Serving all who love Hawai`i
In the May 2007 edition of the Northwest Hawai`i Times, Roy Alameida wrote the story E mālama o Kaho‘olawe about helping students learn to care for the land of Pauahi (founder of the Kamehameha Schools) in whatever way possible and to continue learning about Hawaiian history, culture, and language. E ho mai is an oli asking permission to enter a place. It is also asking the ancestors for guidance during whatever learning will take place.
This E ho mai is chanted by the freshmen (class of 2011) from Hawaiian Culture class and members of Ho`olāhui Pākīpika (Hawaiian Club) at the Kamehameha Schools - Kea`au campus on Hawai`i island where Roy Alameida teaches.
Photo from Paniolo Preservation Society
Though far from Hawai`i, Hawai`i's maka'āinana are not apart from Aloha. In the Pacific Northwest, Hawaiians have nurtured the spirit since as early as 1787 when they were employed by Hudson’s Bay Company to port ships, build settlements, farm, hunt, trap, portage, and for general protection.
As you know by now, Aunty Nona Beamer passed away at her home in Lahaina yesterday morning (April 10, 2008.) Matriarch of the Beamer `ohana, she was at the same time beloved alumnus of the Kamehameha Schools and treasured kupuna of Hawai`i and our people.
Recently the college basketball career of Iolani School graduate Derek Low came to an end and an impressive one it was. He is one of the best players ever to attend Washington State University.
While growing up in the Hawai’i, one of my best memories from elementary school was watching Frank De Lima speak and perform for us in the school’s cafeteria. One of things that I did not know about Frank De Lima was that he is not only funny but was also trying to teach us students a lesson and make a difference in our lives.
Every month Gregg reviews newly released Hawaiian CDs. Read about your favorite artist or explore the Hawaiian music scene.
Recently I had an amazing journey that has lead me to Hawai`i and in a sense taken me back to my home, and I want to share that with you. Reading the Northwest Hawai`i Times has encouraged me to find my family history.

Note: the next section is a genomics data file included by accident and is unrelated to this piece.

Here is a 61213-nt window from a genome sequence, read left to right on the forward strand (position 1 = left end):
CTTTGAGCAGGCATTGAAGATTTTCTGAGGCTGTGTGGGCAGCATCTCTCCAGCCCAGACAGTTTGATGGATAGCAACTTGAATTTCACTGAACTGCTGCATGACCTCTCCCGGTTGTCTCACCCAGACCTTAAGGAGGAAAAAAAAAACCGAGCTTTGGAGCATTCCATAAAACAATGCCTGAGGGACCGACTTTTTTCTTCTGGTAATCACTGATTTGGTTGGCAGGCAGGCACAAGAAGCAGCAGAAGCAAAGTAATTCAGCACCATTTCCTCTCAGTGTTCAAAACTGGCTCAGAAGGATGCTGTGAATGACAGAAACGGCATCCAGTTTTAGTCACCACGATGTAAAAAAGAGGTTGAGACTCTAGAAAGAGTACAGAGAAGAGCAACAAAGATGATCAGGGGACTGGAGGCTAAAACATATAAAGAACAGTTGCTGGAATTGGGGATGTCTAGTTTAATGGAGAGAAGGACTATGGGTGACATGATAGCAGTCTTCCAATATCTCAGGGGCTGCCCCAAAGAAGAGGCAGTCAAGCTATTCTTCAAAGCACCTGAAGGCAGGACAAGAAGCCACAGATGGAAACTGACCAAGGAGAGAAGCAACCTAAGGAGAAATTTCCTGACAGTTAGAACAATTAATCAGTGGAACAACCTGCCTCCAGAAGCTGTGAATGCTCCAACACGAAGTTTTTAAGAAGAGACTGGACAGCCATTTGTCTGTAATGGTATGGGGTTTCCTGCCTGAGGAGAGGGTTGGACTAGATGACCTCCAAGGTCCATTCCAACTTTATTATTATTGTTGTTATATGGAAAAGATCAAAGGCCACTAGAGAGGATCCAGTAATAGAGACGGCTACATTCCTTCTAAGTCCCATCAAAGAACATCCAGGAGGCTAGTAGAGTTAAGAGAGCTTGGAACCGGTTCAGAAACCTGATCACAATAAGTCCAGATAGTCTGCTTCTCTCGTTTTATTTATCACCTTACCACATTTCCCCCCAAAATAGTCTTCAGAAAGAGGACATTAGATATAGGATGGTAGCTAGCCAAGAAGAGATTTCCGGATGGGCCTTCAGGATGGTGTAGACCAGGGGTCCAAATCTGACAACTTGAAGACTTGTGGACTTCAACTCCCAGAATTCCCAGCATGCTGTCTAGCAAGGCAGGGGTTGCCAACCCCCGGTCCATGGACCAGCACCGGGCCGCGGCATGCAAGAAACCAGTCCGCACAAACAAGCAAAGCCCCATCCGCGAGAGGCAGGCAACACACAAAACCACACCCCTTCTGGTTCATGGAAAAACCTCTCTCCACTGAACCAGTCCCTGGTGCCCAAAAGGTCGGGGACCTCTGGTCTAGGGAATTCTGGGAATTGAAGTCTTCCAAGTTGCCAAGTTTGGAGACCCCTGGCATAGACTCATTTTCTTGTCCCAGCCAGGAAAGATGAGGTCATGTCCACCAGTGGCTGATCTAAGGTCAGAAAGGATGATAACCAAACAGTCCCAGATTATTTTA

Now that it’s May I think we can finally celebrate some warm weather, although around Puget Sound, we were all a bit confused at the end of April when we got dumped with a big surprise snowstorm, confounding not only the trees and flowers that were happily blooming, but us folks too.
I can remember when I bought my first Volkswagen. I was 16 and on the school bus heading home from Konawaena High School on the Big Island. Everyday I would look down in the pasture and I would see this old Volkswagen just sitting there.
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Although Kamehameha’s advisers continued to insist that preparation for war against Keawemauhili was necessary, he would not give consent, but continued to listen to the demands. Kaleipaihala, son of Keōuakūahu‘ula, but a strong supporter of Kamehameha, had recently returned from Hilo with a fleet of peleleu canoe built specifically for use in warfare.
“The Manatad Legacy”. It all started many, many years ago when Candido Manatad, a native of the Philippine Islands married Incarnation Nabariz, his beautiful bride from Haiku, Maui. Candido and Incarnation settled in the Waiahole Valley on Oahu where they became proud parents of fourteen children.
HAUOLI LA HANAU to some of the brightest hoku/stars in our Pacific NW skies.
As I reported last month (just sliding under the wire with a separate “breaking news” item as da pepa went to press), Molokai Properties Limited, an affiliate of Hong-Kong based Guocco Leisure Ltd., doing business as Molokai Ranch, shut down its entire operation on Molokai effective April 5, 2008.
Anyone planning to go to Hawai`i should be aware that there are fewer flights available and airfare is escalating due to airline shutdowns and rising fuel prices. In Hawai`i, 62-year old Aloha Airlines abruptly shut down all flights on the last day of March.
Listen to audio clips from some stories in the Northwest Hawai`i Times. Here's a couple but going get sah mo' bumbye!
Old Hawai`i: Pictures from the Past
This is Fort Street in the late 1940s, (before it became a mall) when it was the hub of Honolulu. Aloha Tower is in the distance. This photo is from the collection of Maile Jean Manning, and sent in by her son Elliot, born in Honolulu who now lives in Yakima.
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